We Love Ads, Oh Yes, We Do 1


This is a guest post from Dan Walsh, an Account Executive at Racepoint Group. Follow him on Twitter @DanWalshed.

We <3 advertising - yes, we do! We <3 advertising - how 'bout you?

“If you ever watch somebody reading a copy of Vanity Fair, they spend as much time looking at the ads as they spend looking at the content,” Mr. Grueskin said, “because the ads are actually useful for readers.” (Ads having value on their own, he added, is “something that we as journalists have a hard time getting our heads around.”)
– From NYT’s “For Journalists, A Call to Rethink Their Online Models

I’m curious about what others think of that statement.

Clearly the goal has always been for ads to be useful (hence the importance of targeting – why would anyone pay attention to an irrelevant ad?) but I’ve rarely considered them to be valuable. As users, we’ve been conditioned to avoid looking at the tops and sides of pages and sponsored links. Simply put, the current advertising model is broken and showing an increasing number of cracks as time goes by.

When BusinessWeek blew up their newsroom in 2009, it was interesting to see Senior Writer Steve Hamm wind up at IBM as a communications strategist. It certainly wasn’t a move that I expected. In Steve’s words, “I work on communications strategy and create content.” Most of that content winds up here: IBM’s A Smarter Planet Blog. If you haven’t checked it out before, it’s worth a look – there’s been a ton of thought provoking posts generated here over the last 2+ years. To me, this is what passes for “valuable” ad content.

In the future I think we’ll see this type of content integrated into a number of news sites. If done right (read: not overtly promotional), brands can help fill the gap in long-form journalism created, in part, by Google News (need to be first!) and the current ad model (low CPMs result in pressure to “get more page views” leading to a struggle over writing for quality vs. writing for quantity).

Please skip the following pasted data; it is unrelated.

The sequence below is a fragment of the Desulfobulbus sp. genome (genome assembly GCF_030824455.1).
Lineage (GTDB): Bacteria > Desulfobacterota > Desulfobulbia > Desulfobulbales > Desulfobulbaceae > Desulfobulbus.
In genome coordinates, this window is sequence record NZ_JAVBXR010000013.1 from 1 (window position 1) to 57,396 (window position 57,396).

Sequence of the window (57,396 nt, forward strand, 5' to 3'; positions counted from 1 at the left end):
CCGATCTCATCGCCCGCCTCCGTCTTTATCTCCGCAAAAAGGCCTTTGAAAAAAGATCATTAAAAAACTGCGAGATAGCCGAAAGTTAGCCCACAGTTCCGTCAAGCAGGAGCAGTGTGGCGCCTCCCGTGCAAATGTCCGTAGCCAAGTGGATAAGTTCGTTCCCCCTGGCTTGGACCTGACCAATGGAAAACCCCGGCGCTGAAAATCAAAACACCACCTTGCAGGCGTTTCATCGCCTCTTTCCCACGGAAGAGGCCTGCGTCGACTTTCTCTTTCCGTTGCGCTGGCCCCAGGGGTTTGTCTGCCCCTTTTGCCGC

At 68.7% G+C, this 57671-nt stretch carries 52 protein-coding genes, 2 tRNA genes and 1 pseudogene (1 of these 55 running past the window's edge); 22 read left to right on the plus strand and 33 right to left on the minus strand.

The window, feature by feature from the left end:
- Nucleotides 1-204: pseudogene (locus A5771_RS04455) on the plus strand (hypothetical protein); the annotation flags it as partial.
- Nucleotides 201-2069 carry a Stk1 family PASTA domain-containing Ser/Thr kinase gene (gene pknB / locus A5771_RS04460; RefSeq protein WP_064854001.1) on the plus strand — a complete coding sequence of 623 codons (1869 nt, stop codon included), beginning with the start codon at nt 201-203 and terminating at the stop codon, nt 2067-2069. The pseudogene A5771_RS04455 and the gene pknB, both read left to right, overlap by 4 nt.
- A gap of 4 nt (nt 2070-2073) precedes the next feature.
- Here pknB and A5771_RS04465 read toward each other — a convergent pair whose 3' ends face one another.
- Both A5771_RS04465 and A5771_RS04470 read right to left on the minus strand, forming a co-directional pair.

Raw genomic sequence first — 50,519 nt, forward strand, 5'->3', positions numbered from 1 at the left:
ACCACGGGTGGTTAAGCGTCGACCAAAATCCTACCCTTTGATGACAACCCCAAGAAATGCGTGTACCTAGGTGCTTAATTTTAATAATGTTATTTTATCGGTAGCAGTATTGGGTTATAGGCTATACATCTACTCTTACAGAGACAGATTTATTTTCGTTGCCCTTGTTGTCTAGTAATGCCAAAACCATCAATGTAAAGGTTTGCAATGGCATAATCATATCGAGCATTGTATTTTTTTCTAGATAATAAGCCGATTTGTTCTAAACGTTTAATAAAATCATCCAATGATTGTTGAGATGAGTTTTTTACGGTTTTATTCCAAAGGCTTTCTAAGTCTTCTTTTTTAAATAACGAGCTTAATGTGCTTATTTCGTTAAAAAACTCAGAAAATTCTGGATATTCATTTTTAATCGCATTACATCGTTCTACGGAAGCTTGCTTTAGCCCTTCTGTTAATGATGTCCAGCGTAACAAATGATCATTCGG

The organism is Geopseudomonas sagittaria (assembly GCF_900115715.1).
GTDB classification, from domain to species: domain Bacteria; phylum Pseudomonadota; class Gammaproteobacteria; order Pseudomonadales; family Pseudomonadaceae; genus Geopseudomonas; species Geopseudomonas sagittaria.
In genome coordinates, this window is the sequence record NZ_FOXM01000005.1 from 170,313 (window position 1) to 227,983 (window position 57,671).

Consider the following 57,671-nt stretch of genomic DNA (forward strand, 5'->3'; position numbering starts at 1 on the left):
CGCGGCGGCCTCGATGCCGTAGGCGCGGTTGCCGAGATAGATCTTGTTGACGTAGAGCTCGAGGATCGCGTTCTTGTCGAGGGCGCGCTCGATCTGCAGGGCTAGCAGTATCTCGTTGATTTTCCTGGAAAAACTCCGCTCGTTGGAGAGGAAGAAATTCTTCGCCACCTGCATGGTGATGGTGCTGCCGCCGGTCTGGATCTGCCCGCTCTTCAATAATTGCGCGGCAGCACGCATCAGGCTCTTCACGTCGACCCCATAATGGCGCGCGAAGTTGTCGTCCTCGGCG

Of course not every brand can go and hire a former BusinessWeek writer to head up this effort, but don’t worry: PR practitioners would be more than happy to fill that role.


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One thought on “We Love Ads, Oh Yes, We Do

  • Joe Hupcey III

    I’d actually take this whole premise of this one step further: to a true aficionado, there is no such thing as advertising — just vendor supplied content. Case in point: hobbyist magazines. For example, I’m a licensed pilot who is crazy for any information related to aviation. Hence, I when I read “Flying” and “AOPA Pilot” magazines each month (the only paper pubs I still receive, BTW) I read them cover-to-cover, ads and all. The funny part about my reading the ads is that I don’t even own plane; so it’s not like I could even immediately purchase or benefit from 95% of the stuff being advertised!

    Skeptical? Take the above example, and everywhere it says “aviation” replace it with “cycling”. Not only do cycling nuts want to know what Alberto Contador or Andy Schleck eat for breakfast, they are eager to learn where to buy the ingredients, how to tweak the recipe, etc. You get the idea.

    Note that based on initial experience with some B2B blogs and forums around my engineering software product lines, I believe the “there is no such thing as advertising to the aficionado” idea can apply to industrial products too. Granted, it’s not the same intensity as a beloved hobby, but users can and do develop a passion for the B2B tools they use every day. In particular, for one of my company’s product lines (called “Specman”) power users self-identify as “Specmaniacs”. The Specmaniacs regularly follow and contribute to online and real world events related to the product.